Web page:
I'm not sure there's much point in recounting yesterday. I didn't write, because there was a sort of endless barrage of writing-related emails and phone calls. There was a good conversation with my publicist at Penguin (regarding The Drowning Girl), and I was sent more inked pages from Alabaster #3 (which I need to proof as soon as I finish this entry), and there were the pencils for the fourth Alabaster cover (beautiful), and a whole bunch of stuff for Readercon. I'm not kidding, working on all these books at once has my head spinning. Two hours of work feels like eight. This is a new thing to me. At least I'm sleeping more; otherwise, I'd probably be dead by now.

Rainy, cold Thursdays in January are good days for comments.

I'm not even going to try and explain the Buffalo-chicken calzones we had for dinner, except to say they're as hot coming out as they are going in.

Oh, I have this peculiar meme-thing from [livejournal.com profile] matociquala: Pick up the nearest book to you. Turn to page 45. The first sentence describes your sex life in 2012. Okay. I'll play along. So..."The templars strode forward, drawing their swords and advancing on the dogmen, who stood to meet them." Make of that what you will.

Otherwise, yesterday...well, not much else. I read "The forelimb carriage in ceratopsid dinosaurs," and my Sith assassin made it to Tatooine and reached Level 26. Oh, and this morning we learned that Rift's next big patch is going to permit in-game "Ascendent weddings," which, I will admit, is just a few thousand miles beyond the pale for me. The lines between pretend and real begin to blur like that, and we're back to the Great Cesspool of Second Life.

Looking Askance,
Aunt Beast
greygirlbeast: (zoe1)
And as you cross the circle line,
Well, the ice wall creaks behind.
You´re a rabbit on the run.
~ Jethro Tull

Comment, kittens! Comment!

1) Two "BIG" announcements today, and you might get one now and one later, or both now, depending on when and what I hear from my agent. But. I may proceed with Thing #1: Subterranean Press has begun taking pre-orders for Confessions of a Five-Chambered Heart. Yes, now. Right now. The book is scheduled for release in Spring 2012. And I'm just going to say this upfront: Order directly from subpress, because Amazon is very likely to fuck you over. Many people who pre-ordered The Ammonite Violin & Others and Two Worlds and In Between had Amazon cancel their orders. So...don't even go there. Anyway, that's the first announcement. The second is dependent on whether or not I hear back from my agent before she goes to lunch (which now seems unlikely).

2) Yesterday was meant to be the day I wrote the next 1,000-1,500 words of "Another Tale of Two Cities." Instead, it was unexpectedly consumed by the need to unexpectedly leave the house and attend to a legal matter, regarding the second announcement I've not yet made, power-of-attorney stuff related to The Drowning Girl: A Memoir, but I cannot yet say what that is, remember? Anyway, most of the day was spent with legalese and a notary public and UPS and the post office (USPS costs ~$65) and I did at least stop into Myopic Books at Wayland Square and once again drool over used copies of Sankar Chatterjee's The Rise of Birds ($15) and Lowell Dingus and Timothy Rowe's The Mistaken Extinction ($30), but was good and did not buy either (again). That was what happened to yesterday. Oh, and traffic.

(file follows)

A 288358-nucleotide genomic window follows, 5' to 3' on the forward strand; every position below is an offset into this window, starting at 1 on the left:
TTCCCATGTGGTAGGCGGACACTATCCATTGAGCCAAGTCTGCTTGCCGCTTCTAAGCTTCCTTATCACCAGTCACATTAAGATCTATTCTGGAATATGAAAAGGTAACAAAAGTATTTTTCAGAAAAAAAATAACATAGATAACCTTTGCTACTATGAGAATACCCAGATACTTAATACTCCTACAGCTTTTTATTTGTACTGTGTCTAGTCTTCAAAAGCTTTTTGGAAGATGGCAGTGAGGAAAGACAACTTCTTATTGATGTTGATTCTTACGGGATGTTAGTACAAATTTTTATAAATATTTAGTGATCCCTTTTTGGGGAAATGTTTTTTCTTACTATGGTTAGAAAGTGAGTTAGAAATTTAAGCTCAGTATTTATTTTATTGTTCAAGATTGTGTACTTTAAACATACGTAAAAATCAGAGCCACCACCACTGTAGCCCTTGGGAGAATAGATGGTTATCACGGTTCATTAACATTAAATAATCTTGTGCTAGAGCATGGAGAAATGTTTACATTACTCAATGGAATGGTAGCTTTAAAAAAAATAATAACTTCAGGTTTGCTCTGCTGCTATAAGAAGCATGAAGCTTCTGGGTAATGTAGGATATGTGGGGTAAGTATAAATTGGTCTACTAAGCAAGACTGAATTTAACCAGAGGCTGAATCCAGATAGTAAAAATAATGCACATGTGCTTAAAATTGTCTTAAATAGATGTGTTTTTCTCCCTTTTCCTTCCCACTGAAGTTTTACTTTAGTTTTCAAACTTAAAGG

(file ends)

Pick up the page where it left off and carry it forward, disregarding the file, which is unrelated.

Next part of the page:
3) I hate to keep "hating on" (a phrase for morons, hence shutter quotes) Kermit the iPad, but I fear he is the shape of things to come with Apple. Which is to say, the intuitive nature of Apple products, which is a large part of my loyalty, is missing from the iPad. It's like I'm wrestling with mysterious alien tech. What do all those little (unlabeled) pictographs mean? Which microscopic button in the side did I touch that made the screen go black this time? And so on.

4) I know this might have, so far, seemed like a "happy entry." But I am anywhere but at the moment. Lots of reasons. And this is my blog, so here I may bellyache about these matters. A large part of it is that all those years I had to go without healthcare (mostly neurological and psychiatric) did a great deal of damage to my body. And every time I plug one hole, another pops open. I'm beginning to think I'm going to drown in only a year or two. Sure, money's not so tight now, but "not so tight" is a long way from I can afford to have my rotten teeth and gums attended to, for example. Or from we can afford to get Spooky the checkup she's needed for years. And there are days it would scare the hell out of me, were I not so suicidal. By the way, the suicidal hypochondriac, there's a funny one, no? No, not really. But it does embody the true meaning of irony, and it does bring a smile to my face (a rare thing, that). And maybe the next year or two will change all this. And maybe it won't.

5) There is a game I like to play with myself. What if my life had taken a completely different course? It's no secret I do not love writing, no matter how good I might be at it. It's no secret my first love is vertebrate paleontology, and one of the great tragedies of my life was the derailment of my paleo' career in the late '80s by an elaborate combination of factors, too complex to here explain. That the writing career was a fallback (I was lucky to have) that arose from the ashes. I played the game last night. I would post the results here (seven steps were involved), but it would seem too much like self-pity, and while I may pity another, I may not feel pity for myself. We have all been conditioned to believe that's wrong.